Encouraging Independence - Mothering Forums
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#1 of 5 Old 06-12-2012, 07:56 AM - Thread Starter
 
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How do you get a kid to be independent if they just don't care.  DS is only 3, but he has no desire to feed himself, dress himself, or do most anything else for himself.  I bet I could count on one hand the number of times I've heard him say "no, I want to do it."  Isn't that supposed to be the hallmark of the 2 year old - Me Do It!   He would be perfectly content if I carried him out of bed, dressed him like an infant, spoon fed him, fixed every problem he ever had.  It's not that he doesn't desire to do certain things, but he doesn't desire to do anything that is a tiny bit frustrating or needs practice.  What to do!?

 

He doesn't seem to be motivated by watching other kids accomplish these things themselves, and there isn't anything he wants long enough or bad enough to set up sticker charts or anything like that.  How do I help him develop internal motivation? 


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#2 of 5 Old 06-12-2012, 12:29 PM
 
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Some kids are slow to start that.  We have friends whose kids have been dressing themselves since they were a little over a year old.  Ds didn't really start until after 4.  When I felt frustrated about it I would often say "When he's 16 he won't even want to talk to me anymore."

 

 Also I find humor is a pretty concrete way to get kids involved.  For instances, trying desperately to put his shirt on as pants.  Or trying to put his shirt on you.  Putting socks on hands etc.  They usually laugh and scream "NO it goes xxx" and then you say "No way that would never work, you could not put your head through this hole (holding up a shirt)" and lo and behold they will often show you that they can, just to prove you wrong!!!!

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#3 of 5 Old 06-12-2012, 05:03 PM
 
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My ds is like that to an extreme. He's still happy to have me put on his shoes or pull his shirt over his head... But he can do it and never had any developmental issues. He only just started wanting to brush his own teeth this year. Yes, he's 10. I think a little of it stems from perfectionist issues. He'd rather not try until he's sure he can do it competently. Another issue is that he feels unloved and rejected if I don't help him if he asks. So it's problematic. I could be a hard-ass and make him do things on his own and have him feel rejected. Or I could help him when he asks because that's what family does. In turn, I ask him for help and expect him to help me.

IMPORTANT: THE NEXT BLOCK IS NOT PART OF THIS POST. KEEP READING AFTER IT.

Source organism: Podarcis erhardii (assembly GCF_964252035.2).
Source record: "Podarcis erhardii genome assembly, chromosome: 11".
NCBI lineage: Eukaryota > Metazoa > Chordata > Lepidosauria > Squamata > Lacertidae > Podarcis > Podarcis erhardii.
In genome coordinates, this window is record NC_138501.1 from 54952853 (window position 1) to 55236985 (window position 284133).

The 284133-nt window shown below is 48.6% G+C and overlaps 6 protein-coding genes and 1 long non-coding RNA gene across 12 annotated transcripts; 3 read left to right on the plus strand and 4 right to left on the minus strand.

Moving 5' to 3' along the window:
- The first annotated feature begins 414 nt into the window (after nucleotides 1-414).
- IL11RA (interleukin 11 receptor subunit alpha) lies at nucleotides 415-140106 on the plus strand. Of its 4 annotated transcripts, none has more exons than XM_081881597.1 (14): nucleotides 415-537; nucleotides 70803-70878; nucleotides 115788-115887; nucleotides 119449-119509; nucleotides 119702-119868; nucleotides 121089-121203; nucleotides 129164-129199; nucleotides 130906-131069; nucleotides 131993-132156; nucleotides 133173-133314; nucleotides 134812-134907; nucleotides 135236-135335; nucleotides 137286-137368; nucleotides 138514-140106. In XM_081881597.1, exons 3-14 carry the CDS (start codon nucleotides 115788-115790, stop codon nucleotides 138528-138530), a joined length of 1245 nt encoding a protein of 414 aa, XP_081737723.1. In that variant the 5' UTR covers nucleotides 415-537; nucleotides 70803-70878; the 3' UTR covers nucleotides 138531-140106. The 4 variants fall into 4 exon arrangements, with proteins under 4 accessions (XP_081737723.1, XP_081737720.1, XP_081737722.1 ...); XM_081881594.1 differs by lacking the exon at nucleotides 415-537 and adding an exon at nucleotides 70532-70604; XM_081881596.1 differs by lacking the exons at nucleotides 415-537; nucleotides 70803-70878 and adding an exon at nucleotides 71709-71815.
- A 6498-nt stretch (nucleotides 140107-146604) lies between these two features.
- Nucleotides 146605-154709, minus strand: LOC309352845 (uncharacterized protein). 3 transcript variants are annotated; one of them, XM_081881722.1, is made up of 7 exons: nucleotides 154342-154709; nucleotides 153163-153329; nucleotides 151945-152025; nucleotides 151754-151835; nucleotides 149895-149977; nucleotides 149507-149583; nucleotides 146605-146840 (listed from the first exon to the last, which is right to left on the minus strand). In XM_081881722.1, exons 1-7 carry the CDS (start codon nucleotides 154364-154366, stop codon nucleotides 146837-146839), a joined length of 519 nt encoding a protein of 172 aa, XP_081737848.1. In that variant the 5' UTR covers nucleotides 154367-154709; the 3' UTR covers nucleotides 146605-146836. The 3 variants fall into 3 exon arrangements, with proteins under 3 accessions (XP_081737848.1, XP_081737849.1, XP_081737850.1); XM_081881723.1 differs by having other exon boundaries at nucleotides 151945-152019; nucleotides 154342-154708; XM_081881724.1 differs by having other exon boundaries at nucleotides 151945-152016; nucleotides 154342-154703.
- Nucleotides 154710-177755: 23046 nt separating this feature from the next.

There was one thing I did do regularly, but only when he wasn't tired or hungry (prone to frustration).  I would not drop what I was doing to help him. I'd tell him I'd be happy to help him when I was done doing whatever I was doing or he could do it himself while he was waiting. So he heard that I'd help him (AKA that I loved him) while also hearing that he could do it. Sometimes, I'd give him part of the thing to do while I did the other part so we were working together. I can see he's getting to the point (finally, lol) where he thinks he could do it better than me and that I don't do things "right." 

 

All those things your ds does want to do will eventually translate into self care. Playing with tools will make him adept at using utensils. Building with legos will make doing buttons easy. Etc.


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#4 of 5 Old 06-15-2012, 03:21 AM
 
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pranava give him some time.

 

that might be his personality.

 

as pp said he probably is the type that starts slow and then catches on.

 

dd was miss Independence, but her same age bf was sooo not. his independence kicked in when he turned 6.

 

at 7 you could not tell the difference between dd and her bf. which kid had been independent all her life and which kid caught on late. 

 

i grew up in asia, and we werent expected to do any of that till we started K. 

 

even today at almost 10 years old there are times when i feed dd, and i also put out her clothes for her. 

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#5 of 5 Old 07-01-2012, 01:01 AM
 
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I agree with the above. Give him time and it might be just his personality.

DS is the same way. Very slow to warm up.

And also, like meemee, I grew up in Asia. With nannies. Everything was done for us by our nannies. So I guess I had much lesser expectation of independence when it came to my own children.

However, I have noticed that when the situation arises wherein he has to be independent (i.e. in school where I am not around), he does an excellent job of it.

He's never forgotten things at school. He's never lost mittens/socks/hats/jackets. He is very meticulous when it comes to being responsible for his own things and himself.

So in a way I feel that my DS is very independent but maybe he just allows himself some down time when he's home.

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